My husband Bill joined me in NY for the big weekend, not to run but to the cheerleader I needed. I was really nervous, but it was gorgeous fall weather to be out in, crisp and sunny. Before I knew it all of us were all off and running.

The miles flew by, just like in practice. NY locals flanked the streets yelling out encouragement. “Hey 41 (my number) you’re looking great! Keep it going 41! We’re with you!” They’ll never know how inspiring those words were, especially as I rounded the bend to press on beyond mile marker 15. Would my body hold out for the last 11 miles? It’s really no different than when you face any new skill or challenge you haven’t mastered yet. I felt anxious, but exhilarated too.

Bill and I’d made a plan that he’d been standing on mile marker 19. From the map it looked like a place where I could see him in the crowd, and it also was a point in the race where I’d need the reinforcement of having him there. I turned the corner to mile 19 and there he was, a tall guy with long arms waving madly at me. I started crying. And stopped running.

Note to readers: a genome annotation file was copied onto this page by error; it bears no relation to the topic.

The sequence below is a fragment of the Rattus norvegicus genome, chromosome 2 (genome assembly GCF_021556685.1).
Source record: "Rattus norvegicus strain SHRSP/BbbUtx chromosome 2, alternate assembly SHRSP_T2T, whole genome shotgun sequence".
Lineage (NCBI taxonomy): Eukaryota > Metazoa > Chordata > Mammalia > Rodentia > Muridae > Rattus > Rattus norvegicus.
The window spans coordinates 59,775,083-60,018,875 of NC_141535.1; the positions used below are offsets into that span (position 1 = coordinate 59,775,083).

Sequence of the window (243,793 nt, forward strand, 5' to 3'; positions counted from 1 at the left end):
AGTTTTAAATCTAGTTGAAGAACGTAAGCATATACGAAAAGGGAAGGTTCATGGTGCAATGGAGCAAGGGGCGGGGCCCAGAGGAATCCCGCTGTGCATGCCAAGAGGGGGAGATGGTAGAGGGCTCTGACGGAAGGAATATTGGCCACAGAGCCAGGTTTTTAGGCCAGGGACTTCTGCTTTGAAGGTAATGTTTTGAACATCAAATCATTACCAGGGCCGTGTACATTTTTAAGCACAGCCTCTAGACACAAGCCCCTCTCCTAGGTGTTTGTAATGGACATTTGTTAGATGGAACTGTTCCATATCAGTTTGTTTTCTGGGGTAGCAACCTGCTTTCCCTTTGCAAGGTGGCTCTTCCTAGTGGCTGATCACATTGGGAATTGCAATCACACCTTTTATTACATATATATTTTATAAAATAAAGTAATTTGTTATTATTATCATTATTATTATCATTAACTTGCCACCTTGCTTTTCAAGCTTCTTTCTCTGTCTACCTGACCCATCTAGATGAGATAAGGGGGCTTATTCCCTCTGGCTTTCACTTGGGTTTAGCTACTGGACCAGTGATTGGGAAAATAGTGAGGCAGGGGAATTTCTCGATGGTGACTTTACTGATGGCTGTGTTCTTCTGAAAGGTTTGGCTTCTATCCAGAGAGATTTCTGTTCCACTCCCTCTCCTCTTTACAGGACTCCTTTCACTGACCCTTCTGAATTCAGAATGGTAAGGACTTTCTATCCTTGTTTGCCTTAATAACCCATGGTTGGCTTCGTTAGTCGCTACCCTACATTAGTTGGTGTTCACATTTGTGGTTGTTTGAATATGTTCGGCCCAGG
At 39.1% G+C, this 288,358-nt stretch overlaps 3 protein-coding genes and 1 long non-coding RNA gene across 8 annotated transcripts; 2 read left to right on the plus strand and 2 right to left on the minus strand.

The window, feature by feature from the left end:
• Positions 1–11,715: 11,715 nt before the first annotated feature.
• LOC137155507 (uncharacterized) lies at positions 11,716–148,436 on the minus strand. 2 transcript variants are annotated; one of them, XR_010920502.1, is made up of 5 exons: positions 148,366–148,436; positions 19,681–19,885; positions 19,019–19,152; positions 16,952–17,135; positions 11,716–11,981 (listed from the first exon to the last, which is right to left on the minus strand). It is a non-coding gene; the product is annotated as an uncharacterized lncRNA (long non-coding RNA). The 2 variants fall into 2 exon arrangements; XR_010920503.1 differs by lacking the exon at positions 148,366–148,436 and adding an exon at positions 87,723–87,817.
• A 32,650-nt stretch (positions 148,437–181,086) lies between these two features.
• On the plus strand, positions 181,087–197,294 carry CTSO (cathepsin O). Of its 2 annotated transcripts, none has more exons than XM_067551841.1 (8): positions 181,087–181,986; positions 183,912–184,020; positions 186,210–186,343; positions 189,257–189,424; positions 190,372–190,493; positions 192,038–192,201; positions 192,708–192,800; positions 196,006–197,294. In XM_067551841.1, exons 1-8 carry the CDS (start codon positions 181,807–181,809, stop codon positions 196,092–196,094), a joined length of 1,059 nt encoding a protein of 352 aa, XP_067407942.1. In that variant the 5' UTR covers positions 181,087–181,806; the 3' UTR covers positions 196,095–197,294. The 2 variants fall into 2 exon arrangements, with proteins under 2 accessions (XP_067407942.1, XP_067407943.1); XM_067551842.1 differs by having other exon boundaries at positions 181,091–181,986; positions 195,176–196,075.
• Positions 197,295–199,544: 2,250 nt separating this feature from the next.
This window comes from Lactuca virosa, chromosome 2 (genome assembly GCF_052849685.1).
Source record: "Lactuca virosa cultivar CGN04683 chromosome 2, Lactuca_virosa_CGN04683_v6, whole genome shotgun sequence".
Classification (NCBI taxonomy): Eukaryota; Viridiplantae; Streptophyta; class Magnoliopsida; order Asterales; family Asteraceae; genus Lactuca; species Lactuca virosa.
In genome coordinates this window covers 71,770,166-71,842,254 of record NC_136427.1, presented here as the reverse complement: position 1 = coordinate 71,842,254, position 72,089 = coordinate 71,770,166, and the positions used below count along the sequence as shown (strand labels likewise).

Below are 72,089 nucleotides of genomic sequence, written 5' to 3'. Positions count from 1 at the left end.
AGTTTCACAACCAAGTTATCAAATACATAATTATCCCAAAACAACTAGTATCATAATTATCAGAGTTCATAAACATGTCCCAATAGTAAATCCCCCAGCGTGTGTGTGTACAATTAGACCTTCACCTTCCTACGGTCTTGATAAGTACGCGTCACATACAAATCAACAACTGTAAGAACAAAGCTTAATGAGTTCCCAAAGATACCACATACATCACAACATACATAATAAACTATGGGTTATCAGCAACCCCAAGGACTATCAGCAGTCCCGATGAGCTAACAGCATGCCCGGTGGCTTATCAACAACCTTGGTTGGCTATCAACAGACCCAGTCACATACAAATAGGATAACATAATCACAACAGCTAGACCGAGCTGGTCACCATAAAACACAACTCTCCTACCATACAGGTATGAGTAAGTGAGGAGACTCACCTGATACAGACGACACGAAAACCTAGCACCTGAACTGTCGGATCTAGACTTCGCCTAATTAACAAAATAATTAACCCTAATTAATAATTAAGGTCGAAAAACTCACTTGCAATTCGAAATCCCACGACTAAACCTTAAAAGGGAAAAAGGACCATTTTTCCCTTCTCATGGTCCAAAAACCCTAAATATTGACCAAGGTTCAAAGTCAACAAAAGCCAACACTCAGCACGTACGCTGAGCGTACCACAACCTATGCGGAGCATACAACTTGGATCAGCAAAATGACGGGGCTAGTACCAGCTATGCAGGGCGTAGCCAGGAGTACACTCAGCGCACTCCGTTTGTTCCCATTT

I was spent. My pace had gotten so slow that I was in a cluster of elderly runners. He saw my face and barged right into the race. (NY is a pretty loosely-regulated marathon). “What are you doing?” he asked me. “I’m done,” I explained. “I’ve run 19 miles, it’s further than I’ve ever run in my life. I’m done.”

Bill was quiet as we slowed to walk and finally he said, “OK, but I know you. I think tomorrow you’ll be sad you didn’t try to finish.” “Please help me finish!” I then cried in anguish. So he did. As he accelerated his stride, he told me stories and jokes to take my mind off the pain, and I began a slow jog. For the last mile he was just by my side, breathing with me, a trusted companion in those challenging final moments, and yep, I finished.

When we built HGTV we kept telling ourselves this was a marathon, not a sprint. The six guys and I were inseparable those first few years, celebrating as we passed the business mile markers we’d set, and sharing the failures too. In one nasty setback, we sat in a room together, quiet, before we dissected the mistake. We had a mourning moment before starting the race again. Like Bill, these trusted companions were at my side both in the most exciting, and most challenging of times. None of us could have done it alone. We ran the distance together to build a lasting business.

By |October 25th, 2017|Career development, Uncategorized|0 Comments